1. Movies folder - compared to photos, movies aren’t important to me. I don’t care if I have a movie collection full of AAA and meh movies. If I’ve downloaded a movie and it is somewhat decent, I’d back them up and add it to my collection. If I delete the movie from my local disk, I don’t want Duplicati to also delete it from the server. I only delete it from my local disk to free up space and I don’t need to do that on the server side.

These are just some examples of 1-way and 2-way (mirror) sync. I need a bit of flexibility here.

Yes, I understand that Duplicati chops the original file into smaller ones, compresses them and encrypts them. But I don’t understand how that is relevant to a 1-way or 2-way sync? If I backup a 20GB file, it gets chopped into say 1000 smaller ones and are uploaded on the server. If I delete the file on the local disk, then I presume the 1000 files on the server will get deleted if it’s a 2-way sync. If not a 2-way sync, then the 1000 files will just stay on the server. If I were to restore that 20GB file, I’m guessing it’ll either let me download a single 20GB file or download 1000 files and merge them into one. I haven’t actually restored a file before, but I did go through the restore menu to look at what it’s like.

Main reason I’m using Duplicati is because of the encryption it does. My Google Drive storage is a business account and I don’t want the IT admins snooping in on my data. The fact that the files get chopped up and encrypted, means that I don’t have to worry about admins having access to my files. Furthermore, I use Duplicati to backup to other clouds and my NAS as well, there are multiple reasons here.


#4

That’s fine. That makes sense as it’s actually a backup use case.

That’s what makes no sense to me. If you back them up with Duplicati and then delete them from the local disk you will have to write down or remember when you backed up the file to even find it in your backup. It’s going to be ridiculously difficult for you to find these movies without knowing when they were backed up.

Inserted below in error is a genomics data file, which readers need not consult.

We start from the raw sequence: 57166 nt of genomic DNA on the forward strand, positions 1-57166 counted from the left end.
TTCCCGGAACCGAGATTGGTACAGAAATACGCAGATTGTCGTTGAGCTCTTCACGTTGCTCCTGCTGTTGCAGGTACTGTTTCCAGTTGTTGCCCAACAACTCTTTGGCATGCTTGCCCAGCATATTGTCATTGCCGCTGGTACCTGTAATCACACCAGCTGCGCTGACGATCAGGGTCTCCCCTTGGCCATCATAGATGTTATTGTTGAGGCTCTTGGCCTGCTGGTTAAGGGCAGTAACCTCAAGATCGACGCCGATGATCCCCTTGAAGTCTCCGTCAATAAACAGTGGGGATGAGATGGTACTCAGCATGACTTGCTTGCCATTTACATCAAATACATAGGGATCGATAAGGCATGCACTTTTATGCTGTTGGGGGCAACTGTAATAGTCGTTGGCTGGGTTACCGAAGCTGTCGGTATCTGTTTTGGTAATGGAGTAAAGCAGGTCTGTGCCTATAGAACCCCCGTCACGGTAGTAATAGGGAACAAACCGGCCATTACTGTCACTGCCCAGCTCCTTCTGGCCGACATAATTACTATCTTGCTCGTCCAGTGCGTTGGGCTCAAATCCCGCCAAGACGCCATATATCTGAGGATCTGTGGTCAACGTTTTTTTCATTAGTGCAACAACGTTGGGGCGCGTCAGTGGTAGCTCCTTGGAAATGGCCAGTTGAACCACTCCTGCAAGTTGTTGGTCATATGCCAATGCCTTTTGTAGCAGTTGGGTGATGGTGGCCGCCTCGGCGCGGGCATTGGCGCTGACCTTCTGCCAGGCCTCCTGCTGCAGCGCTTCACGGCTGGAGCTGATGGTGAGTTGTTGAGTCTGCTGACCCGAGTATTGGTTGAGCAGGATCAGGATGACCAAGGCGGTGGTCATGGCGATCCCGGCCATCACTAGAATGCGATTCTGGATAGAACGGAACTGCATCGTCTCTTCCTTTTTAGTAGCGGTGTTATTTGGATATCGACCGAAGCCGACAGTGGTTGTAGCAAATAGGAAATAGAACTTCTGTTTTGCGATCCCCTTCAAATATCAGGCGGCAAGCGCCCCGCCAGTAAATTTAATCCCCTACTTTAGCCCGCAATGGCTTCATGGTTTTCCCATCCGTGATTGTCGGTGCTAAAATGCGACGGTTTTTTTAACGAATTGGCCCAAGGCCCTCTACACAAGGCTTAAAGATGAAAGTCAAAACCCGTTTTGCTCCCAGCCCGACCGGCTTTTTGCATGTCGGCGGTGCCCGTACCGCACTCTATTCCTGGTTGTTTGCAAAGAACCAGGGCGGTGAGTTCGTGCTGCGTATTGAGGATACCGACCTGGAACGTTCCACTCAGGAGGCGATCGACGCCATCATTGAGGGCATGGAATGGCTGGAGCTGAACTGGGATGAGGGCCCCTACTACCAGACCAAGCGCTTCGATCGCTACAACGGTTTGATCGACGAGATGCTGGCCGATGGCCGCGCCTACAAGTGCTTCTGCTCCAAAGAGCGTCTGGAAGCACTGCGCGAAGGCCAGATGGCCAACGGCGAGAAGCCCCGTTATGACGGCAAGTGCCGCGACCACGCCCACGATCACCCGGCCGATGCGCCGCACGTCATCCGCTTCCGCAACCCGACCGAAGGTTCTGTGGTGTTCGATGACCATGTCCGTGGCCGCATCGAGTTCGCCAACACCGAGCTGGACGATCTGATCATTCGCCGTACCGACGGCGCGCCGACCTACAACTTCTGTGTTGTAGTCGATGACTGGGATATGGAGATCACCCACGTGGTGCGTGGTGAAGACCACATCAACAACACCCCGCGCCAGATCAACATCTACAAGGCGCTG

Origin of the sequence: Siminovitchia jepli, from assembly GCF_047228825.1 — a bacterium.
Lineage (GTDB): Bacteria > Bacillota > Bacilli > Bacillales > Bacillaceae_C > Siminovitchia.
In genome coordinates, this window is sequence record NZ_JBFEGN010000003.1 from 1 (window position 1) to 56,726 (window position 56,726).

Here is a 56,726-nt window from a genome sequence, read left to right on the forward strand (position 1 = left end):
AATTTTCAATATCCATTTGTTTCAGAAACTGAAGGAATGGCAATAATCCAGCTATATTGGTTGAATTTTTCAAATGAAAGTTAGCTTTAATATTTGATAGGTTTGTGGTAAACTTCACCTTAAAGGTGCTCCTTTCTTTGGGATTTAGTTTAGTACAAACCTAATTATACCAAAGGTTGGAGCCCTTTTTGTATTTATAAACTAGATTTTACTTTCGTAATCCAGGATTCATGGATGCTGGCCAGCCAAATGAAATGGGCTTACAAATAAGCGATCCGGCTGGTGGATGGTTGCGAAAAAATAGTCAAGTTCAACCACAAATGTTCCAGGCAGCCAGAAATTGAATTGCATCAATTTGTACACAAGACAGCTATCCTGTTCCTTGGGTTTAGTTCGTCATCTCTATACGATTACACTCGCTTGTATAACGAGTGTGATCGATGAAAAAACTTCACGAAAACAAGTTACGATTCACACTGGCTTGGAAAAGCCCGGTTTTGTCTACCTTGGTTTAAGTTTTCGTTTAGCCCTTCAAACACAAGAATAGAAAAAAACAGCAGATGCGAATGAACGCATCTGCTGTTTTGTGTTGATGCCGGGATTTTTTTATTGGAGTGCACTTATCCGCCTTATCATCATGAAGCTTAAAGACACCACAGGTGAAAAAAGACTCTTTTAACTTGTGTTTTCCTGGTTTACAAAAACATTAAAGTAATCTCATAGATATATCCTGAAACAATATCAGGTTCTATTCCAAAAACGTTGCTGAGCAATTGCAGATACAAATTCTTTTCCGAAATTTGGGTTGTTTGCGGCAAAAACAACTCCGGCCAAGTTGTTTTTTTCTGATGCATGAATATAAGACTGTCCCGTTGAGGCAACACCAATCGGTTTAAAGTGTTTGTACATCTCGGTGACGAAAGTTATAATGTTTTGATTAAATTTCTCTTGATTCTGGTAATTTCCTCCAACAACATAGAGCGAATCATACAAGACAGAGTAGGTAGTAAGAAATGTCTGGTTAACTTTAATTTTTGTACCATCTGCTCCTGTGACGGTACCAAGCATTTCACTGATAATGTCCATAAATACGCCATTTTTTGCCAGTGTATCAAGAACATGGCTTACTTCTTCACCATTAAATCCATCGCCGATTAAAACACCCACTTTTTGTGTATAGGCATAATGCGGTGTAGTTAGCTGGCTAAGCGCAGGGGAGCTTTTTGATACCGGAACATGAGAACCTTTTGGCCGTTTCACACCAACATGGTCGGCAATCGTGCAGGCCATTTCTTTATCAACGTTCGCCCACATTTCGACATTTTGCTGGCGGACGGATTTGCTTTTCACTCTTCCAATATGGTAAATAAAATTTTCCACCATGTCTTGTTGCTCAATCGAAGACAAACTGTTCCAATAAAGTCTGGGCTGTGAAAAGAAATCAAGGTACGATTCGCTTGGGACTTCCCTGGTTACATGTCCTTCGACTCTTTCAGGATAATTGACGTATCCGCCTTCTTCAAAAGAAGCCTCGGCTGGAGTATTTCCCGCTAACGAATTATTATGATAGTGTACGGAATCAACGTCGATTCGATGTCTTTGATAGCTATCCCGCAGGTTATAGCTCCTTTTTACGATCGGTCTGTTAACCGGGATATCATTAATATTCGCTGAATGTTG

You have two completely different use cases and you’re trying to force them into 1 software that’s made for the first use case. Use two different softwares.

Because it literally cannot do 2-way sync. Duplicati, by definition, is a 1-way sync tool.
https://www.tgrmn.com/web/kb/item34.htm

In one-way sync, files are copied only from a primary location (source) to a secondary location (target) in one direction, but no files are ever copied back to the primary location. Replication and Backup (=Mirroring) are one-way sync methods in ViceVersa.

1-way sync can delete files from the destination, the differentiation is that no changes made to the destination will ever be copied back to the source.

I would look into a solution to encrypt the files on disk before uploading them in Google drive. Encryption is not unique to Duplicati and there are plenty of tools that can encrypt your files while still allowing you to browse your files in a more useful way than trying to figure out which Duplicati backup your file is in.


#5

Thanks for your reply.

That’s what makes no sense to me. If you back them up with Duplicati and then delete them from the local disk you will have to write down or remember when you backed up the file to even find it in your backup. It’s going to be ridiculously difficult for you to find these movies without knowing when they were backed up.